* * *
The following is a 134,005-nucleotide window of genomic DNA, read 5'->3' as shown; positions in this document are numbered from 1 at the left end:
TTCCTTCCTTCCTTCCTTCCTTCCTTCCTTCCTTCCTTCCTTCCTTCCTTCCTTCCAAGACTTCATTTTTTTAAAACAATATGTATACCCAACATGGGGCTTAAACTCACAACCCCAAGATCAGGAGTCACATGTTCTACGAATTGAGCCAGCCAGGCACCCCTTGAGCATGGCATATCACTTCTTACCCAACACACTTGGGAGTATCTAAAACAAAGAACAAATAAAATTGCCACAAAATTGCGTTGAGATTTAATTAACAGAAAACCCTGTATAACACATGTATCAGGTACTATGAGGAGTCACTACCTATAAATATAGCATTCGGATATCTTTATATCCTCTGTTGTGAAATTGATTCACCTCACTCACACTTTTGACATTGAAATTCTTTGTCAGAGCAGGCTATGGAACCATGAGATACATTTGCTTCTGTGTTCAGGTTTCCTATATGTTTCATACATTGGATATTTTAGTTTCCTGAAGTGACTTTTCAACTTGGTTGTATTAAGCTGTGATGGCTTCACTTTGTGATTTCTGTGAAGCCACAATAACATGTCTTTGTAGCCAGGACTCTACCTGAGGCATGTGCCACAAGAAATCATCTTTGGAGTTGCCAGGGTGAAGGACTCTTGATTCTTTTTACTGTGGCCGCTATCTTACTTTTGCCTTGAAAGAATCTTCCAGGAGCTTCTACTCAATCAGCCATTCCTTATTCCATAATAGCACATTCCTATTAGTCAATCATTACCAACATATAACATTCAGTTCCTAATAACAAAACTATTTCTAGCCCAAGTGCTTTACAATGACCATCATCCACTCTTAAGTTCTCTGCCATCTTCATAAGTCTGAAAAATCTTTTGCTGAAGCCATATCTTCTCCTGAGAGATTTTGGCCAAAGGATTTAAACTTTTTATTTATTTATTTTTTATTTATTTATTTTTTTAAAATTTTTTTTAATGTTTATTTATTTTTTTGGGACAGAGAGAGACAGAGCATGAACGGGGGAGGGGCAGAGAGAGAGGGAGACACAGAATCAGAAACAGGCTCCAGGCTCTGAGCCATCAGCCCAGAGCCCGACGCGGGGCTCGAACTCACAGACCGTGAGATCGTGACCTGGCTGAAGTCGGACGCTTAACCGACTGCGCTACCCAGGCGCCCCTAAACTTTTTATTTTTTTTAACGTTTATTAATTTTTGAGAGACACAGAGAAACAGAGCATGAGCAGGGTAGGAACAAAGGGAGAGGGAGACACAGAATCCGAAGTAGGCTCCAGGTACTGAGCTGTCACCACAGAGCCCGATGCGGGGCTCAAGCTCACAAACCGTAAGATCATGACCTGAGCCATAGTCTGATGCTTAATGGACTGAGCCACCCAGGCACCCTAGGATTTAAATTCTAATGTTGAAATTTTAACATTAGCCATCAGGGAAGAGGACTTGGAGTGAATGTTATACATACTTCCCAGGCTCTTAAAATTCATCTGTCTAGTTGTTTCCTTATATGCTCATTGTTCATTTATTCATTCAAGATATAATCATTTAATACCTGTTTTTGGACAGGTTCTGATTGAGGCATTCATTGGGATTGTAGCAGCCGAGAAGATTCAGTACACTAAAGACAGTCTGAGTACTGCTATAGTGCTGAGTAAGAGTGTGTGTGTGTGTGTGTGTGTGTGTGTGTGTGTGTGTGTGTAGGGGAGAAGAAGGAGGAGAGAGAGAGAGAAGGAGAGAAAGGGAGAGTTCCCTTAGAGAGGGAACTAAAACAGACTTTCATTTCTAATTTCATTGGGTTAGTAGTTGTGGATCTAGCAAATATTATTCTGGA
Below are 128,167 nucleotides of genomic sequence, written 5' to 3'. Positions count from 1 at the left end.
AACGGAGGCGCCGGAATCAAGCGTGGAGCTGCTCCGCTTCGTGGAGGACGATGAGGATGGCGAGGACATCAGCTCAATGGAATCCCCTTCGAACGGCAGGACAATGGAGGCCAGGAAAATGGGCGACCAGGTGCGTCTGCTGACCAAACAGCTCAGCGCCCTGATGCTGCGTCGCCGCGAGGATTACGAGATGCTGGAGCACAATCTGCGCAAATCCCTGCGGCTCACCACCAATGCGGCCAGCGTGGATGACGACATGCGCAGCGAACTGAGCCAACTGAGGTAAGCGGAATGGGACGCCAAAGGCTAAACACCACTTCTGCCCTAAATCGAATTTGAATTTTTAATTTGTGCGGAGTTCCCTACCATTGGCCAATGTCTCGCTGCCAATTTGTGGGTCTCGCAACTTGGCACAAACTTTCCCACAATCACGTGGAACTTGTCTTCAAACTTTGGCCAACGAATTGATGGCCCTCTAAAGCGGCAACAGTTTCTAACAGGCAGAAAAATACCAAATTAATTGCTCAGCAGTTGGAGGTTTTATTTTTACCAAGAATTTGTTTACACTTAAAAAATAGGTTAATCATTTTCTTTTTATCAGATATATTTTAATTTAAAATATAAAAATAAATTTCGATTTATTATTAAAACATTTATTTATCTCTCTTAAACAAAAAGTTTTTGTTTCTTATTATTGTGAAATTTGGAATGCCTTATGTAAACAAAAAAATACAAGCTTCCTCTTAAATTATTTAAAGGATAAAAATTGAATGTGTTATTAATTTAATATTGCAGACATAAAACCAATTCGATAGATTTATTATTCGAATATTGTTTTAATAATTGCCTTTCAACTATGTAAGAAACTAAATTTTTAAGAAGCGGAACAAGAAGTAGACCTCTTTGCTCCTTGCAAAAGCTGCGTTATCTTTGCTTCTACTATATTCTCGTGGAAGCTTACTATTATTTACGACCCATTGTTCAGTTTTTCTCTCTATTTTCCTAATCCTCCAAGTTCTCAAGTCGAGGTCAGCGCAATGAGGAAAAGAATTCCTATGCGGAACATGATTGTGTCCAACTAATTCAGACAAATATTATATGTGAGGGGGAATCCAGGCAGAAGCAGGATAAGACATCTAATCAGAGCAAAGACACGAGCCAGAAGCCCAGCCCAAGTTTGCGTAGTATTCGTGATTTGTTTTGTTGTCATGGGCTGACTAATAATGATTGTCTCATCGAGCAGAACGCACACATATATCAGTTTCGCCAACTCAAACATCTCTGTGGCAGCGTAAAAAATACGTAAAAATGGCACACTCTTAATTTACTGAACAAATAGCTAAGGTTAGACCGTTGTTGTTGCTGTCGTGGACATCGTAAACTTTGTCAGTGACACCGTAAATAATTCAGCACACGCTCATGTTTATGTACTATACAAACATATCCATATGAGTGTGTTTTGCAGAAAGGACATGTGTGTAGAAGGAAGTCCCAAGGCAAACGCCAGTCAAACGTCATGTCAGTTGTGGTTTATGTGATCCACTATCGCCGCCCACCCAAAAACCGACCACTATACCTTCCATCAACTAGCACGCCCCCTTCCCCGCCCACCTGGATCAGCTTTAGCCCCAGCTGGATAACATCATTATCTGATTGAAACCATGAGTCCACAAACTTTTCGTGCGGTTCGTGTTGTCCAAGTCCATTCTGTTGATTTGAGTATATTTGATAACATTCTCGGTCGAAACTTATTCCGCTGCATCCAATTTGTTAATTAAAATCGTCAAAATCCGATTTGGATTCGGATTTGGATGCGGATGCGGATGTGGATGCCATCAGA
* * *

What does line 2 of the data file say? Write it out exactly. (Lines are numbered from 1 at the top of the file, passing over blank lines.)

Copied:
TTCCTTCCTTCCTTCCTTCCTTCCTTCCTTCCTTCCTTCCTTCCTTCCTTCCTTCCAAGACTTCATTTTTTTAAAACAATATGTATACCCAACATGGGGCTTAAACTCACAACCCCAAGATCAGGAGTCACATGTTCTACGAATTGAGCCAGCCAGGCACCCCTTGAGCATGGCATATCACTTCTTACCCAACACACTTGGGAGTATCTAAAACAAAGAACAAATAAAATTGCCACAAAATTGCGTTGAGATTTAATTAACAGAAAACCCTGTATAACACATGTATCAGGTACTATGAGGAGTCACTACCTATAAATATAGCATTCGGATATCTTTATATCCTCTGTTGTGAAATTGATTCACCTCACTCACACTTTTGACATTGAAATTCTTTGTCAGAGCAGGCTATGGAACCATGAGATACATTTGCTTCTGTGTTCAGGTTTCCTATATGTTTCATACATTGGATATTTTAGTTTCCTGAAGTGACTTTTCAACTTGGTTGTATTAAGCTGTGATGGCTTCACTTTGTGATTTCTGTGAAGCCACAATAACATGTCTTTGTAGCCAGGACTCTACCTGAGGCATGTGCCACAAGAAATCATCTTTGGAGTTGCCAGGGTGAAGGACTCTTGATTCTTTTTACTGTGGCCGCTATCTTACTTTTGCCTTGAAAGAATCTTCCAGGAGCTTCTACTCAATCAGCCATTCCTTATTCCATAATAGCACATTCCTATTAGTCAATCATTACCAACATATAACATTCAGTTCCTAATAACAAAACTATTTCTAGCCCAAGTGCTTTACAATGACCATCATCCACTCTTAAGTTCTCTGCCATCTTCATAAGTCTGAAAAATCTTTTGCTGAAGCCATATCTTCTCCTGAGAGATTTTGGCCAAAGGATTTAAACTTTTTATTTATTTATTTTTTATTTATTTATTTTTTTAAAATTTTTTTTAATGTTTATTTATTTTTTTGGGACAGAGAGAGACAGAGCATGAACGGGGGAGGGGCAGAGAGAGAGGGAGACACAGAATCAGAAACAGGCTCCAGGCTCTGAGCCATCAGCCCAGAGCCCGACGCGGGGCTCGAACTCACAGACCGTGAGATCGTGACCTGGCTGAAGTCGGACGCTTAACCGACTGCGCTACCCAGGCGCCCCTAAACTTTTTATTTTTTTTAACGTTTATTAATTTTTGAGAGACACAGAGAAACAGAGCATGAGCAGGGTAGGAACAAAGGGAGAGGGAGACACAGAATCCGAAGTAGGCTCCAGGTACTGAGCTGTCACCACAGAGCCCGATGCGGGGCTCAAGCTCACAAACCGTAAGATCATGACCTGAGCCATAGTCTGATGCTTAATGGACTGAGCCACCCAGGCACCCTAGGATTTAAATTCTAATGTTGAAATTTTAACATTAGCCATCAGGGAAGAGGACTTGGAGTGAATGTTATACATACTTCCCAGGCTCTTAAAATTCATCTGTCTAGTTGTTTCCTTATATGCTCATTGTTCATTTATTCATTCAAGATATAATCATTTAATACCTGTTTTTGGACAGGTTCTGATTGAGGCATTCATTGGGATTGTAGCAGCCGAGAAGATTCAGTACACTAAAGACAGTCTGAGTACTGCTATAGTGCTGAGTAAGAGTGTGTGTGTGTGTGTGTGTGTGTGTGTGTGTGTGTGTGTGTAGGGGAGAAGAAGGAGGAGAGAGAGAGAGAAGGAGAGAAAGGGAGAGTTCCCTTAGAGAGGGAACTAAAACAGACTTTCATTTCTAATTTCATTGGGTTAGTAGTTGTGGATCTAGCAAATATTATTCTGGA